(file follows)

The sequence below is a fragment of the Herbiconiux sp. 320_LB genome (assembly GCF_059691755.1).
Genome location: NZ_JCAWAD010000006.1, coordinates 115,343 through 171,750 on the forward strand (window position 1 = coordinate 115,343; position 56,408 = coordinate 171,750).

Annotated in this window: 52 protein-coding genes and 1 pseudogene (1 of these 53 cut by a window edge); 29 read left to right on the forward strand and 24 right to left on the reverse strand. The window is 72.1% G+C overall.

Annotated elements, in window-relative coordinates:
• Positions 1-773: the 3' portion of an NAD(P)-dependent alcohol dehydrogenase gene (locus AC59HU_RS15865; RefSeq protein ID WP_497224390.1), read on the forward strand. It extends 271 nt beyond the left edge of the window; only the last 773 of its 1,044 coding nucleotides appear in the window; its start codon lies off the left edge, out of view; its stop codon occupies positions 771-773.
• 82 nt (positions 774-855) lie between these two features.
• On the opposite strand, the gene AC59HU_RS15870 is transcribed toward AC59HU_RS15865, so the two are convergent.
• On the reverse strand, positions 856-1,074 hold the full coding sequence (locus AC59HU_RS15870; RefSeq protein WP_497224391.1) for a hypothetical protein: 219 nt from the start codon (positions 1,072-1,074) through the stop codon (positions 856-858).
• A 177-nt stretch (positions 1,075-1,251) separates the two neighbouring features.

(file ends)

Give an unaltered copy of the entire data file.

The sequence below is a fragment of the Herbiconiux sp. 320_LB genome (assembly GCF_059691755.1).
Genome location: NZ_JCAWAD010000006.1, coordinates 115,343 through 171,750 on the forward strand (window position 1 = coordinate 115,343; position 56,408 = coordinate 171,750).

Annotated in this window: 52 protein-coding genes and 1 pseudogene (1 of these 53 cut by a window edge); 29 read left to right on the forward strand and 24 right to left on the reverse strand. The window is 72.1% G+C overall.

Annotated elements, in window-relative coordinates:
• Positions 1-773: the 3' portion of an NAD(P)-dependent alcohol dehydrogenase gene (locus AC59HU_RS15865; RefSeq protein ID WP_497224390.1), read on the forward strand. It extends 271 nt beyond the left edge of the window; only the last 773 of its 1,044 coding nucleotides appear in the window; its start codon lies off the left edge, out of view; its stop codon occupies positions 771-773.
• 82 nt (positions 774-855) lie between these two features.
• On the opposite strand, the gene AC59HU_RS15870 is transcribed toward AC59HU_RS15865, so the two are convergent.
• On the reverse strand, positions 856-1,074 hold the full coding sequence (locus AC59HU_RS15870; RefSeq protein WP_497224391.1) for a hypothetical protein: 219 nt from the start codon (positions 1,072-1,074) through the stop codon (positions 856-858).
• A 177-nt stretch (positions 1,075-1,251) separates the two neighbouring features.